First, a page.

Good luck. Please let us know how the coolant replacement works out for you.
 

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This actually is the digital version of the Haynes manual that stated this...
I got a one year Chilton digital manual subscription before I purchased a digital download of the shop manual; all 2,316 pages of the "Hyundai Azera Factory Service Repair Workshop Manual." Much better than the more generic Chilton's. I often print the pages related to a new project for a reference as I'm doing the job. Then, at some point, I'll forget to put a weight on the pages and have to chase them down the street. :rolleyes:
 

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Discussion Starter #11
If anyone has any feedback as to whether the plugs actually exist and their location on the block I would appreciate it. Also curious about whether I should dilute a higher strength coolant/water mixture (e.g. 60/40) to make up for the water already in the block that would dilute the 50/50 mixture further (if the block plugs don't exist /can't be used to drain remaining water)?
 

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Ha, when planted here, nobody gave me a choice was just dumped here, minimum wage was 50 cents per hour, alcohol antifreeze was six bucks per gallon. One trick without a thermostat was to fill it with #1 fuel oil, 20 cents per gallon. Other was to drain the block every night, petcocks were real easy, one by the radiator other on the side of the block.

Inlines only need one block drain, can be on either side, so why the side with the transaxle on it, only 3/4" of clearance, just right down mean or stupid. On V's put them right behind the motor mounts, same comment. But removing the drain plugs is not enough, thermostat blocks coolant flow, had to be removed. But also a good idea to replace them at this time.

On these newer things have an electrically heated thermostats to save this task, but like on the Hyundai, need a GDS to switch these on, so besides dropping the under engine cover, to open the radiator drain, forget about the block drain, removing the radiator cap, need a scanner to fire up that heater. If you can get at the connector, can hit that with 12V. What else helps, they don't say this is to briefly run the engine to get that water pump rotating, will pump more out.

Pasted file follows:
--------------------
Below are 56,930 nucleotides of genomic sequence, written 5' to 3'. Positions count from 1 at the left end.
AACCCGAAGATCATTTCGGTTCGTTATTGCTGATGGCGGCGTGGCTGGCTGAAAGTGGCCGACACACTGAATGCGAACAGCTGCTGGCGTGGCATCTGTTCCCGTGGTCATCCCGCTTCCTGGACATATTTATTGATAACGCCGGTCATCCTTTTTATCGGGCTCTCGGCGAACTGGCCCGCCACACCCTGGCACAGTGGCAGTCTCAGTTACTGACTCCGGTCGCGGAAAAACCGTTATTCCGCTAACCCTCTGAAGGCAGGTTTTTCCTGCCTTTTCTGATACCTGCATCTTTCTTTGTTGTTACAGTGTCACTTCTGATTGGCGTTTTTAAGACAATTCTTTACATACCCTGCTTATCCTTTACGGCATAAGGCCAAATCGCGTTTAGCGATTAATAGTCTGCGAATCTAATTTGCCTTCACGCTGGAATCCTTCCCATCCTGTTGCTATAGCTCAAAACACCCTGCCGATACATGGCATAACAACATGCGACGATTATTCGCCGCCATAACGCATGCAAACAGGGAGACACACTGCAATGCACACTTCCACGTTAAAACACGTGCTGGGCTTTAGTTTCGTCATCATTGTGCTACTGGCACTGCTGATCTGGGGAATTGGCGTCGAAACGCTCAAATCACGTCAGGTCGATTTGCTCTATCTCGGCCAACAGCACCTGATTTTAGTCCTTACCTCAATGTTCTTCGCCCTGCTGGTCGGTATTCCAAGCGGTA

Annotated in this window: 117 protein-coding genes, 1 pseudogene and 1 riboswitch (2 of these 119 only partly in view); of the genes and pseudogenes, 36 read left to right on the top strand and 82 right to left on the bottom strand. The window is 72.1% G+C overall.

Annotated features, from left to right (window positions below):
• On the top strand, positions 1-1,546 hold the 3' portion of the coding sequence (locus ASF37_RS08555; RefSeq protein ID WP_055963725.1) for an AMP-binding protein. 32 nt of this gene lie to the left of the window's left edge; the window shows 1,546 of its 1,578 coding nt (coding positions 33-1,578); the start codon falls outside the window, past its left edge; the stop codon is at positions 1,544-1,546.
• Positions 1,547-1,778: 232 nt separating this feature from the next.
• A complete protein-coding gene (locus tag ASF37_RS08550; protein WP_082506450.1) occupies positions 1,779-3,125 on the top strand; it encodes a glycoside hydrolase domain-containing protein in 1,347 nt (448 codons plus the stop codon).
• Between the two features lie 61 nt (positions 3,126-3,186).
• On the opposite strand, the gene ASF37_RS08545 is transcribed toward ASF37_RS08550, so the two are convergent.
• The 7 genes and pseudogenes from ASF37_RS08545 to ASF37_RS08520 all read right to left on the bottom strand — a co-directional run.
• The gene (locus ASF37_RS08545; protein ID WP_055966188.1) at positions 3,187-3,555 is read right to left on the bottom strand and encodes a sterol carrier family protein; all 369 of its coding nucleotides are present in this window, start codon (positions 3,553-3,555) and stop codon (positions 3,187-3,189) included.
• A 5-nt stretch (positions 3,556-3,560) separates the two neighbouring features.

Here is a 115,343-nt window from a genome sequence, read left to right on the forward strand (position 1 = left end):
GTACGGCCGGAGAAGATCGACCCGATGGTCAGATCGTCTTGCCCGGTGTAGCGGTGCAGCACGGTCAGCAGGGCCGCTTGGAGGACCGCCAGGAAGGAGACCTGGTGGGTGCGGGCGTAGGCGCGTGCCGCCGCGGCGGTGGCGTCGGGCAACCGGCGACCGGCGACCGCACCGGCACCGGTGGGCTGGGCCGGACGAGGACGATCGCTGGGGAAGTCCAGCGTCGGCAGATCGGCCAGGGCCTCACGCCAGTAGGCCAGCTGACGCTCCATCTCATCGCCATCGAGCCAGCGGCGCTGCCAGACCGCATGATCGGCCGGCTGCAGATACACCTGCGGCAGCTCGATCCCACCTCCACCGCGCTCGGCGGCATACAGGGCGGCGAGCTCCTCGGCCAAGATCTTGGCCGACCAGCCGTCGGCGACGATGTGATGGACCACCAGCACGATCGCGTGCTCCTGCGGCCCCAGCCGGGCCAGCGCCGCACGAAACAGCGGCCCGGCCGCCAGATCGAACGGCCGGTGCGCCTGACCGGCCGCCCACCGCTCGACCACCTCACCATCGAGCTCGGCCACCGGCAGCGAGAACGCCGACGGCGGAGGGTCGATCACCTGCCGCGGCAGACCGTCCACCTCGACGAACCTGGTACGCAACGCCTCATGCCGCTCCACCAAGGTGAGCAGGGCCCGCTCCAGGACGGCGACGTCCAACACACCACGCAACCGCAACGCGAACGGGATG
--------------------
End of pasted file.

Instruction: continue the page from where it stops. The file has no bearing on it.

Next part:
If flushing, even more problems, disconnect as many hoses as possible and use a jury rigged leaf blower to get some more of it out. Whoever came up with 50-50 mix should be shot, will never get all the water out, course doesn't make any difference if you live on the equator, but sure not good up north, need a hydrometer to make sure your coolant is below your coldest ambient temperature.

Filling is also a problem, again that thermostat being closed, electrical heater does help this, but the old way is to start the engine to reach operating temperature, while slowing adding coolant to the radiator. Easier with a cap, you can see what you are doing, but with direct reservoir feeding, putting your faith in whatever.

Always good to measure what you get out, your owners manual state what your capacity is, if you can find with with all these common sense safety information added, Like about 400 extra pages.

Anyway, have fun. Most new coolants are good for 150K miles today, one way to avoid this problem is to trade it in.
 

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Drained and flushed radiator and changed all the hoses. Only got about 1 gallon total out of the system. I drained and refilled with distilled water then ran engine until up to temp plus 10-15 minutes with heat on full blast. Shut car off and drained again. Refilled with coolant and system only took 1 gallon.

One thing to note! the radiator plug WILL NOT come out when they system is hot! I had to do second drain from lower radiator hose. After system cooled I looked at the radiator plug. It has a metal element in it so it expands when the system is hot and makes it impossible to screw it out. Pretty slick design.